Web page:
By David Swedelson, Esq.; Senior Partner at SwedelsonGottlieb
This article follows an earlier post entitled To Foreclose Or Not To Foreclose; That Seems To Be The Question. We had hoped that the economy would have improved so we would not have to revisit the issue. However, board members and managers are still asking the question: Do we foreclose or not? This question is coming up more and more as banks continue to delay foreclosing themselves as they do not want to take title to the property, adding it to unsold inventory and picking up responsibility for its maintenance and the association’s assessments and fees.
The answer to the question is that boards need to seriously consider foreclosing on the assessment liens recorded against the properties of non-paying owners in order to protect the community association – and to protect the other owners who are paying their assessments. Associations need and rely upon the timely payment of assessments to pay the bills, and to maintain the common areas and other amenities. If one owner doesn’t pay, the other owners have to pay and in some instances pay more. Desperate times often require desperate measures, and it may be necessary to force the hand of a non-paying owner (and subsequently the bank) by foreclosing. The ultimate goal by foreclosing is to get a property owner who will pay the assessments; in our experience, the quickest and most efficient way to accomplish this goal is through non-judicial foreclosure.
Community associations are able to foreclose non-judicially on Notices of Delinquent Assessments (Liens) recorded against delinquent owners’ property relying on the power of sale in the association’s governing documents and the California Civil Code. Community association foreclosure sales are conducted on the courthouse steps in the county in which the property is located, in the same manner in which bank foreclosure sales are conducted. Board members do not need to attend. The opening bid is called in the day of the sale, and will be the amount owed to the association, at least $1,800.00 or include twelve months of delinquent assessments, whichever is greater, in addition to late fees, interest, and collection fees and costs.
At foreclosure sales on assessment liens, there are two possible outcomes. Either the foreclosure sale will attract a third party bidder or the property reverts to the association. If a third party purchases the property, they take the property subject to an owner’s ninety-day right of redemption and subject to a senior lender’s earlier recorded trust deed(s). The third party purchaser may pay off the senior lender’s trust deed/lien or negotiate a better loan for itself and begin paying assessments to the association.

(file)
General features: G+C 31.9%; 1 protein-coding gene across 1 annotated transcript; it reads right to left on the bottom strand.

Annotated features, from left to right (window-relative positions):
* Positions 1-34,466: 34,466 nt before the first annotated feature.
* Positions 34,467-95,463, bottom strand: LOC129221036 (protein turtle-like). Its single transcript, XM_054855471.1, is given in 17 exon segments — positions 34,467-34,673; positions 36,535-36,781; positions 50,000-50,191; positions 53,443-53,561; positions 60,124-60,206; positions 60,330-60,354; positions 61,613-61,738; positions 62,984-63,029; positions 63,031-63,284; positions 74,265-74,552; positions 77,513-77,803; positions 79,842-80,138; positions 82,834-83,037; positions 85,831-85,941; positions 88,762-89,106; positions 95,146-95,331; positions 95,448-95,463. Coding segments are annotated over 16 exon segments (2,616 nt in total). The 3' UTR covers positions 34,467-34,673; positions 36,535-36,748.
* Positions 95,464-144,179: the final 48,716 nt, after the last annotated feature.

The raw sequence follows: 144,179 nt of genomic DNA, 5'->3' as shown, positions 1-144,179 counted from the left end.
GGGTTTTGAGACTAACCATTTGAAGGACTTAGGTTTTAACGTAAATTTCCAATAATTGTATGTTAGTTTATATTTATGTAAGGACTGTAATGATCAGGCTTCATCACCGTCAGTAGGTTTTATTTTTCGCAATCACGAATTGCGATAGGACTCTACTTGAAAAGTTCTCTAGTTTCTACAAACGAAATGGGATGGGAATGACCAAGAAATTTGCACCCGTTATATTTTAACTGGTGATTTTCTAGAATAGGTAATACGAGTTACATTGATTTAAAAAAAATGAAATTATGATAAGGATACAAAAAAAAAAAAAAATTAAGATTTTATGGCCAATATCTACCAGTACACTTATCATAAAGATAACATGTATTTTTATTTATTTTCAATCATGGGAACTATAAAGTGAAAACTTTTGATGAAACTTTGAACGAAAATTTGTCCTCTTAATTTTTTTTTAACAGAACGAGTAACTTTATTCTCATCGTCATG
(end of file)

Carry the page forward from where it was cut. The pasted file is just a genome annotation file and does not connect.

If there are no third party bidders, the homeowners association takes the property (subject to an owner’s ninety-day right of redemption and to the senior lender’s trust deed(s)). If the Association has no interest in keeping the property, it can choose to do nothing and wait for the bank to foreclose after the homeowners’ association foreclosure sale has been conducted. If a bank’s foreclosure proceedings have stalled or have otherwise been postponed (due to mortgage modification programs, logistics in that there are so many properties to foreclose against, or a bank does not want to foreclose), the bank may be goaded into commencing or resuming its foreclosure proceedings after the association’s foreclosure sale has concluded. The bank (as the new owner) is responsible for assessments from the date of its foreclosure sale.
Another option for the association is to market the property in order to recoup its losses, by selling or renting the unit or home (bearing in mind California rent skimming laws).
If in the long term the association intends to keep the property, then it must begin making monthly payments on the property to the senior lender and pay any other encumbrances on the property or risk losing the property if a senior encumbrance perfects its interest in the property by its own foreclosure sale.
By foreclosing, a community association will begin collecting assessments from the new owner/bank on a property where the prior owner was not paying assessments. Or, if the association rents the property, it will collect rental income on a previously non-income generating property.
Tracy Neal is the Supervising Attorney at Association Lien Services. Tracy can be contacted at email@example.com. David Swedelson is a founding and senior partner of the Southern California community association law firm of SwedelsonGottlieb and a Principal of Association Lien Services, the assessment lien collection experts. David can be contacted at firstname.lastname@example.org.